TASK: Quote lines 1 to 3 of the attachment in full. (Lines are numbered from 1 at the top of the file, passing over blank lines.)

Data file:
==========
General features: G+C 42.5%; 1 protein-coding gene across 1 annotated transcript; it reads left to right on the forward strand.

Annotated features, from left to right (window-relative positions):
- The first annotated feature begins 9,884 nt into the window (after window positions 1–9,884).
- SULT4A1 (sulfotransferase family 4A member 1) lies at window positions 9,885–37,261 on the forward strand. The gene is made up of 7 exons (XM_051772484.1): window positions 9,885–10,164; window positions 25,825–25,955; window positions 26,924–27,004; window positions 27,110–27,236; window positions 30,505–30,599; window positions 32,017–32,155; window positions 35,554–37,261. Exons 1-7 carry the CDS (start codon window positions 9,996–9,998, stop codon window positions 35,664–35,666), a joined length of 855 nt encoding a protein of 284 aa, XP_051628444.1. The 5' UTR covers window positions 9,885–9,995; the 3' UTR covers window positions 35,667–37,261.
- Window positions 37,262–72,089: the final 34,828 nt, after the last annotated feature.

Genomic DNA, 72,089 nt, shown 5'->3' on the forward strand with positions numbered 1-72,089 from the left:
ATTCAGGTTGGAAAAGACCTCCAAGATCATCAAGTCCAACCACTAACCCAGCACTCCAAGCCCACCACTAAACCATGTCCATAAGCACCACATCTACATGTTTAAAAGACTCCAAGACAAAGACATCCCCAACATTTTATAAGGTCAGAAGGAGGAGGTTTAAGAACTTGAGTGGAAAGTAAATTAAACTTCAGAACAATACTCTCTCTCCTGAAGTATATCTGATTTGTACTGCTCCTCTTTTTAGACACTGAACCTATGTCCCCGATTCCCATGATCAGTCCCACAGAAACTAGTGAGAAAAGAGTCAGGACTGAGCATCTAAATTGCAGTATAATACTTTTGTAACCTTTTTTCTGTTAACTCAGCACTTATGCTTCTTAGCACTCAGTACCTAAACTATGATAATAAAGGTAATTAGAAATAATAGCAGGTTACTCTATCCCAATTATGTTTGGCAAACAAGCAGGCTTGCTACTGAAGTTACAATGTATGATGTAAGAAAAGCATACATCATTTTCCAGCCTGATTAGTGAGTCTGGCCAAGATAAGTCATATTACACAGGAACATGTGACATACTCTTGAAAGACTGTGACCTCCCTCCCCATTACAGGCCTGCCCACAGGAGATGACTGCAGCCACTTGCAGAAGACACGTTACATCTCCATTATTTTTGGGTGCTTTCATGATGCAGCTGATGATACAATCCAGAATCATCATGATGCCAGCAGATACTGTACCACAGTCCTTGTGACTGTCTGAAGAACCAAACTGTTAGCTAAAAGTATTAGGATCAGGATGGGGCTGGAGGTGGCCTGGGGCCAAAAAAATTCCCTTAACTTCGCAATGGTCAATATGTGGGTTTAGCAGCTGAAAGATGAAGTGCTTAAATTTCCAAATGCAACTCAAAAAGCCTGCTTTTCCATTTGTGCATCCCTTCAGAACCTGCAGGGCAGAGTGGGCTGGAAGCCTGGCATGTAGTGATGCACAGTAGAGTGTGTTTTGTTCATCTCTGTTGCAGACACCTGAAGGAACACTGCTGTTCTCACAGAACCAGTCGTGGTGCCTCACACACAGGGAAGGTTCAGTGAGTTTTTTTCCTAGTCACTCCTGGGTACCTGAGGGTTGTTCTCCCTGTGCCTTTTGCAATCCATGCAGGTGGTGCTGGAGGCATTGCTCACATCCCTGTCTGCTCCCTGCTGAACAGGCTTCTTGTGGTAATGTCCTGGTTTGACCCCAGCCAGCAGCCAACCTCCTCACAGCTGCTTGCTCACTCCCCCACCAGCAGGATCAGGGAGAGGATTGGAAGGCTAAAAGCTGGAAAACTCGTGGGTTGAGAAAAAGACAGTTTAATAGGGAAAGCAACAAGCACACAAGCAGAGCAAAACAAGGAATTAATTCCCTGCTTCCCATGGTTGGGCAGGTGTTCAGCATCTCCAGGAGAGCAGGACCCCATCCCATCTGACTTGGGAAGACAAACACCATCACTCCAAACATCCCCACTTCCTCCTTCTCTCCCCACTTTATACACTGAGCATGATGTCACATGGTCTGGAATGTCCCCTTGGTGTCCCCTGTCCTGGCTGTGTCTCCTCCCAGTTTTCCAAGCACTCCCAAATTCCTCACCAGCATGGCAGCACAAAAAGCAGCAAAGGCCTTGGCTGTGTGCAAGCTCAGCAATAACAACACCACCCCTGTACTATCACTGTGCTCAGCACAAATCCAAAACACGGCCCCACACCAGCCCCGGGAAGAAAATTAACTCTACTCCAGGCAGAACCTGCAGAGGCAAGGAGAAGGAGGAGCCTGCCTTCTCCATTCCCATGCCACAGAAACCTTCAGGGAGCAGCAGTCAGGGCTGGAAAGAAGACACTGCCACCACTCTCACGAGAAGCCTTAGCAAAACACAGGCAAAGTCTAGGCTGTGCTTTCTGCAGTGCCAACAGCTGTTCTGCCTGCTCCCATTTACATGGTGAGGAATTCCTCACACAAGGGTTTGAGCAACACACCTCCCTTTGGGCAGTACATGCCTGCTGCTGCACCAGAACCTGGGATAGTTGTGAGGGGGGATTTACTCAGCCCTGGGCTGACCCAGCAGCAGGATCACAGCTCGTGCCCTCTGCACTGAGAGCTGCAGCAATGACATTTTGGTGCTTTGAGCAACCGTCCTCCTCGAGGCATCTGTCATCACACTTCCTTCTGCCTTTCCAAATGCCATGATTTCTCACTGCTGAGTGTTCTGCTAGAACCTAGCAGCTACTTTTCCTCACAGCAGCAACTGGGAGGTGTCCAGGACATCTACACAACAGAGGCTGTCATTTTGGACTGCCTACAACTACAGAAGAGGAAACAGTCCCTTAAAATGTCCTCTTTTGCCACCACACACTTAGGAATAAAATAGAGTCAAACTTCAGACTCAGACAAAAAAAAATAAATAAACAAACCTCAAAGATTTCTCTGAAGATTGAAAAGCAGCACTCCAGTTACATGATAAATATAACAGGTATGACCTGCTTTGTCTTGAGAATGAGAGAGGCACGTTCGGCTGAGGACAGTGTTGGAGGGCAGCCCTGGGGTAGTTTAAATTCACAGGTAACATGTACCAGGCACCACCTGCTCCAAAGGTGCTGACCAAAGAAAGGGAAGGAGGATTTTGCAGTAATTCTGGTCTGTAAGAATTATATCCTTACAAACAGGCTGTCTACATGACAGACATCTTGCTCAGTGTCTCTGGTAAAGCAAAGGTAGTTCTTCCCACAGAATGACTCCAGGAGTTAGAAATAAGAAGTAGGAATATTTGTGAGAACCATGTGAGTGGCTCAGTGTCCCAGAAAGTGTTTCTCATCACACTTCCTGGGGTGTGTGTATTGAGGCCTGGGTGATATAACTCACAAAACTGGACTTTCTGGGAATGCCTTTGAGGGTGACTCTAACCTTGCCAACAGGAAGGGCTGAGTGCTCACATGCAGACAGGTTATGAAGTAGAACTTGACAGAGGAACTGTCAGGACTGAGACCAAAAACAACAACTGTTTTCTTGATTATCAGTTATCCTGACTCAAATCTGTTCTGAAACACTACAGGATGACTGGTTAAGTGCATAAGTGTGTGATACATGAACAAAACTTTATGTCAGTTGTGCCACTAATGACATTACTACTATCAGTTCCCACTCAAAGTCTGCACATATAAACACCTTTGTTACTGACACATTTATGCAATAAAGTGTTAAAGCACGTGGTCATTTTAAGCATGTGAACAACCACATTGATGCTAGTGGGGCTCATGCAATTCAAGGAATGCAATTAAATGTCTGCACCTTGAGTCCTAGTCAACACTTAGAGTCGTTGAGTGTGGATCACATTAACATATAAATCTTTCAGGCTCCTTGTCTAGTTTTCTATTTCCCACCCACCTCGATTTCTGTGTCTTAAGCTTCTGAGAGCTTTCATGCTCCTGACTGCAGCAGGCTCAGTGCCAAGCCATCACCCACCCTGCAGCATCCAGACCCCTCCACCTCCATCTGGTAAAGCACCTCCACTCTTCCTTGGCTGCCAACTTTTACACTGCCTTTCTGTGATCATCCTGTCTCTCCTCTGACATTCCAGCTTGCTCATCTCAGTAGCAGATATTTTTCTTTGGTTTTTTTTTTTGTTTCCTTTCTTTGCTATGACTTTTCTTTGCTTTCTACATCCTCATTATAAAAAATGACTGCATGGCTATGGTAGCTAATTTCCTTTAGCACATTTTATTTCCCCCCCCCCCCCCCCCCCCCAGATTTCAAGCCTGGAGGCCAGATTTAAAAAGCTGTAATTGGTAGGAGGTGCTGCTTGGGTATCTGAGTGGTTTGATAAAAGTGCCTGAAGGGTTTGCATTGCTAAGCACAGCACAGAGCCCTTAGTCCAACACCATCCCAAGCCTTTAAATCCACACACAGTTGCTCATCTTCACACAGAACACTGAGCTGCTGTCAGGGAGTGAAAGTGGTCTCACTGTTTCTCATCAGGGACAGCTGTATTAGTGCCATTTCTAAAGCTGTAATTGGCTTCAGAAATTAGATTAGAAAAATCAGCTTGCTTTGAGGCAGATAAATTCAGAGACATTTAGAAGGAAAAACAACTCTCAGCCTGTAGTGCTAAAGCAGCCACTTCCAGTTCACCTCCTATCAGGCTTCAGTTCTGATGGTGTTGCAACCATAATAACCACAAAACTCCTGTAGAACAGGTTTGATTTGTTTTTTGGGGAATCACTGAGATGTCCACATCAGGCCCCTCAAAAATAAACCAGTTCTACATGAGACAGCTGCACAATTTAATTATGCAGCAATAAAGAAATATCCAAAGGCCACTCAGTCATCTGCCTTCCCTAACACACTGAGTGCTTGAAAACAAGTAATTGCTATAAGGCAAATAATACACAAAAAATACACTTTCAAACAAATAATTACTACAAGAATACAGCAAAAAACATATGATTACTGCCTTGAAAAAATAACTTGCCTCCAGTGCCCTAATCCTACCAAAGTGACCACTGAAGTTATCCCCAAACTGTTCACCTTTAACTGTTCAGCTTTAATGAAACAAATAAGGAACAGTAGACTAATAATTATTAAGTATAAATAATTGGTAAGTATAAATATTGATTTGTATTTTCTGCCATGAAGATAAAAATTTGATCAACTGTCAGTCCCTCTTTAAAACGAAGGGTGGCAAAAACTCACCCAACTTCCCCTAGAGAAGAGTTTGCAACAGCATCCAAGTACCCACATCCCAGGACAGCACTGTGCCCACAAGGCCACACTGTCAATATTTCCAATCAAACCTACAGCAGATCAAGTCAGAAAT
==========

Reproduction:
General features: G+C 42.5%; 1 protein-coding gene across 1 annotated transcript; it reads left to right on the forward strand.

Annotated features, from left to right (window-relative positions):
- The first annotated feature begins 9,884 nt into the window (after window positions 1–9,884).